Automatic garage door openers have several advantages over traditional, manual garage doors, including the ability to open and close the door without exiting your car. Like any mechanical system, however, automatic garage doors can break down, especially if they aren’t properly maintained.

If your garage door breaks or malfunctions it can not only inconvenience you, but it can also pose a safety hazard. In the event of an equipment failure, the following steps are a good starting point to help you identify and fix the problem.

Troubleshooting Your Garage Door Remote

If your garage door isn’t working properly, start by checking the garage door remote. If your remote isn’t working, try replacing the battery. If, after replacing the battery, the remote still doesn’t work, check the door’s keypad (if you have one). If the keypad works, the remote is the likely source of the problem. If you determine the remote is not the source of the malfunction or service on the remote hasn’t solved your problem, you’ll need to examine the opener itself.

Troubleshooting Your Garage Door Opener

Automatic garage door openers are complex machines with many moving parts, each of which could be the cause of a malfunction. When troubleshooting your garage door opener, start by examining the following parts:

Power Supply

Automatic garage door openers will not open or close if the power system is interrupted.

Photo Eye

The photo eye ensures the garage door stops when an object or person passes under it, preventing accidents and injuries. If the photo eye’s lenses are misaligned, dirty, or blocked, the system won’t function properly.


The rollers allow the garage door to travel up and down the door’s tracks. If the rollers are dirty or stuck, the door may become lodged in the open or closed position.


If the door’s motor is burned out or its plugs are loose or snagged, the door may fail to open or close at all.

Up-Limit Switch

The up-limit switch controls how far the motor pulls the garage door during opening. Under normal circumstances, the switch prevents the motor from dragging the door off track during regular operation. If the door is only partially opening, or the motor keeps running after the door is open, the up-limit switch might be positioned too close or too far away from the motor.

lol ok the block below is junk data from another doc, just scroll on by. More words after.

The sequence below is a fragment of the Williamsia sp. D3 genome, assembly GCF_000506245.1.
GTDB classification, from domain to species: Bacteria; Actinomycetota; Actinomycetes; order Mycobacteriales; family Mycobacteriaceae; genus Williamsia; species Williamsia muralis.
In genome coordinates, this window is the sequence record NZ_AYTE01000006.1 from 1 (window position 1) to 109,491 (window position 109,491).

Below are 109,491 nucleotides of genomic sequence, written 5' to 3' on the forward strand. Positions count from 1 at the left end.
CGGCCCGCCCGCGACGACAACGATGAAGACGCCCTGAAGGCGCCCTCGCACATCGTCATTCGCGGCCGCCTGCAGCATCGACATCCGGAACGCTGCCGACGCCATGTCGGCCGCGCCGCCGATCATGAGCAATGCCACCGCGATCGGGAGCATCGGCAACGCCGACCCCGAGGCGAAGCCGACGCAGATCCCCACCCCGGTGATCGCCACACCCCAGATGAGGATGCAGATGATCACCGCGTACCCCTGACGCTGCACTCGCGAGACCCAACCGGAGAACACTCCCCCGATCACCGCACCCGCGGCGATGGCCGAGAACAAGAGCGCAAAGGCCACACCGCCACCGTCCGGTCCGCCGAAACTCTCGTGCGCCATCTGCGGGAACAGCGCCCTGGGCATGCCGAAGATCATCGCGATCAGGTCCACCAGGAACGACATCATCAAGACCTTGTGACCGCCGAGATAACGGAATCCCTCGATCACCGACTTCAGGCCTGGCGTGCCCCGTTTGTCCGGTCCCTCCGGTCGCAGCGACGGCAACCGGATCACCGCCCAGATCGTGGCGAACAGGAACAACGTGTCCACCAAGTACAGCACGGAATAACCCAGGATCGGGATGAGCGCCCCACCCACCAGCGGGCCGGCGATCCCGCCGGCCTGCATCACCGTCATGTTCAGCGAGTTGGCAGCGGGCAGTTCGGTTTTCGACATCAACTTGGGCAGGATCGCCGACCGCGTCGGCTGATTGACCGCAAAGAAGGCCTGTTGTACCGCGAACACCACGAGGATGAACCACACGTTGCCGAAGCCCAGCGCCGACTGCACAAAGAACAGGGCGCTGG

Close-Limit Switch

Similar to the up-limit switch, the close-limit switch is designed to prevent the motor from forcing the garage door into the ground during closing. If the door doesn’t close completely, the close-limit switch might be set incorrectly and need to be adjusted.

Close-Force Screw

The close-force screw controls how much downward force the door exerts before the motor switches off. If the door is reversing before it touches the floor or immediately reversing after touching the floor, then the close-force screw may need to be adjusted.

Springs and Cables

If the door isn’t opening at all, the torsion spring or extension springs or cables may be damaged or off track.

Garage Door Tracks

If the door isn’t opening at all and is making loud grinding noises, it may be that the door is off track.

Rely on the Experts at American Door Works

If you notice any issues with your automatic garage door opener that require service or replacement parts, call on a team of professionals like American Door Works. Our experts will travel to you to provide comprehensive troubleshooting and service to a wide range of garage door brands.

Contact us to get your garage door back in working order in no time!